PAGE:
A Florida man has chosen the next cultural wars flashpoint he will rally behind in an effort to mobilize the 2024 US presidential electorate: central bank digital currencies (CBDCs).
“Such a currency would give a federal government, our federal government, the absolute control over your money,” the former Wrestlemania star declared of CBDCs from a rally in Portsmouth, New Hampshire, on Wednesday. “They could take your money – you wouldn’t even know it was gone. This would be a dangerous threat to freedom.”
The busy former reality television host and American president took a moment away from his E. Jean Carroll defamation damages trial to attend the rally where he promised his CBDC blocking actions would “protect Americans from government tyranny.”
He’s not entirely wrong: While it wouldn’t make much sense to issue centralized tokens only to revoke or undermine them, thus ruining their utility and acceptance, CBDCs generally aren’t a great idea in terms of privacy and surveillance. The US government can already seize people’s assets and snoop on banking records, of course; a CBDC would make that a whole lot easier, especially if smart contracts or some degree of programmability was involved.
Crucially, his comments have undoubtedly pleased the likes of many conspiracy theorists, libertarians, and at least some crypto enthusiasts.
The US Libertarian Party tweeted earlier this month that CBDCs mean “giving the Feds the ability to confiscate your wealth and violate your privacy on demand” and “must be stopped before they take root.”
Crypto fans often champion the decentralized nature of digital assets like Bitcoin over those regulated by governments in digital national currencies. These folks see CBDCs as problematic and a way for governments to muscle in on cryptocurrency.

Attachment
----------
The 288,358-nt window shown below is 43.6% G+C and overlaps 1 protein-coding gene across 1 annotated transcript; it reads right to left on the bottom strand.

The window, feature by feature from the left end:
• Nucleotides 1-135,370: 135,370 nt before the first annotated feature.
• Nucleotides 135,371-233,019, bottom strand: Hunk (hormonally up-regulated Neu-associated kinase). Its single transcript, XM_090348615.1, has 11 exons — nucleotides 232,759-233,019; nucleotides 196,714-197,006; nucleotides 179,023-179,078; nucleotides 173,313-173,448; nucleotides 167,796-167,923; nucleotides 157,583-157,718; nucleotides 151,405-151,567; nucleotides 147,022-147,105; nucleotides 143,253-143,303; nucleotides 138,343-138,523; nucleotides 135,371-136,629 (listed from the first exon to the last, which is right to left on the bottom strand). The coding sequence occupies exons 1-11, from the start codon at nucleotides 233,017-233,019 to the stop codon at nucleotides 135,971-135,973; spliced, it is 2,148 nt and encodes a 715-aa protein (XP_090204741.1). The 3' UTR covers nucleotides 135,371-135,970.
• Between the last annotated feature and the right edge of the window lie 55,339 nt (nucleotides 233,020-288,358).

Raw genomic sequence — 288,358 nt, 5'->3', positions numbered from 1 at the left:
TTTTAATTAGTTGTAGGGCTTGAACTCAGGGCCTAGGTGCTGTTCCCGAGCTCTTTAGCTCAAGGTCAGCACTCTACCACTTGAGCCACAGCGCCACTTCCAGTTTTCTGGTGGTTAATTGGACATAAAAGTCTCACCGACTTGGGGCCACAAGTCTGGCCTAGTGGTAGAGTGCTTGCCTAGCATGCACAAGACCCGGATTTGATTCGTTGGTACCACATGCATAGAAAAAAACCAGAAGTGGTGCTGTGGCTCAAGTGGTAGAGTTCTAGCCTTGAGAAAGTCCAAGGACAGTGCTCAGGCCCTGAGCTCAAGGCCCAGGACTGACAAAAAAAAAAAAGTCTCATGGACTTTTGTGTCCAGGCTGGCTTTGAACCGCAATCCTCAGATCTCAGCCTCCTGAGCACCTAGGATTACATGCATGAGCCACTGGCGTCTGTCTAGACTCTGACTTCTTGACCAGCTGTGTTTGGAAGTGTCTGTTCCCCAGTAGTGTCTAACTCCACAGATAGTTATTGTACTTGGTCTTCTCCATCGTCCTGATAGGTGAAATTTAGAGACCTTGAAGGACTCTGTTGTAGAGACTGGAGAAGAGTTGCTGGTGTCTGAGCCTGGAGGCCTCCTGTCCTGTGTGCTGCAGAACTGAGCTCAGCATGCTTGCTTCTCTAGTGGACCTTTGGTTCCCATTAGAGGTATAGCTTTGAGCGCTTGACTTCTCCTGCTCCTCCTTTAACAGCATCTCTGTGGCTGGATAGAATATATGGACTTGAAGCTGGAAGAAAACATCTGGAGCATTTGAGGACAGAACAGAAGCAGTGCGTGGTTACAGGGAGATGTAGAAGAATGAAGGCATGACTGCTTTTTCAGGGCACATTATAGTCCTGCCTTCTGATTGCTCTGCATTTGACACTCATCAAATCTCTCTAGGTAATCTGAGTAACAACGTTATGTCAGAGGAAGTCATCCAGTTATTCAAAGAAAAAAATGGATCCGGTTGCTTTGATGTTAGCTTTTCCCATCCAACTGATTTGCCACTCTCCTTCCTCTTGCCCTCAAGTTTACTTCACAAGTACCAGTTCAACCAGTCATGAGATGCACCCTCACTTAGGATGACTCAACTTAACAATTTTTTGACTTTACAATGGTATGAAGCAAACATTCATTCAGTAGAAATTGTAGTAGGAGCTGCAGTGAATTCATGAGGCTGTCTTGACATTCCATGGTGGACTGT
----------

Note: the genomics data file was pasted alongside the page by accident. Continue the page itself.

But before you assume Donald Trump is a champion of digital money, he has previously been a crypto-skeptic, who prolifically tweeted criticism of the electronic cash.
According to the International Monetary Fund, over 100 countries were at the exploration of stage of adopting a CBDC at the end of 2023.
At a speech in Singapore, IMF managing director Kristalina Georgieva advocated the accelerate adoption of the digital currencies and advocated financial inclusion as a benefit.
At least 11 countries, including China, The Bahamas, Jamaica, and Nigeria have already launched their own digital legal tender, according to US think tank The Atlantic Council.
The US does not currently have a plan for issuing CBDCs, although it has been working on a framework to regulate and promote the assets.
Bowman expressed that it was important for the US to remain “a part of the ongoing conversations around CBDCs.”
She said there was “some promise for wholesale CBDCs in the future for settlement of certain financial market transactions and processing international payments.”
However, she offered that it would be “difficult to imagine a world where the tradeoffs between benefits and unintended consequences could justify a direct access CBDC for uses beyond interbank and wholesale transactions.”
Nonetheless, Trump is not the first Republican to lean into CBDCs as a hot-button election issue. Former Republican presidential nomination candidates Vivek Ramaswamy and Ron DeSantis each took anti-CBDC stances while campaigning.
DeSantis has already signed a bill in Florida banning the use of CBDCs in the sunshine state.
“What are they going to want to do here? If you go and buy too much gasoline, they won’t allow you to use this to make a transaction? Who knows? Maybe they won’t let you purchase a firearm,” posited DeSantis last March, seemingly fearing the consequences of a programmable, or purpose bound, CBDC.
Both DeSantis and Ramaswamy dropped out of the US presidential race in the past week and endorsed Trump, leaving behind supporters who may be looking for a reason to vote for the septuagenarian. ®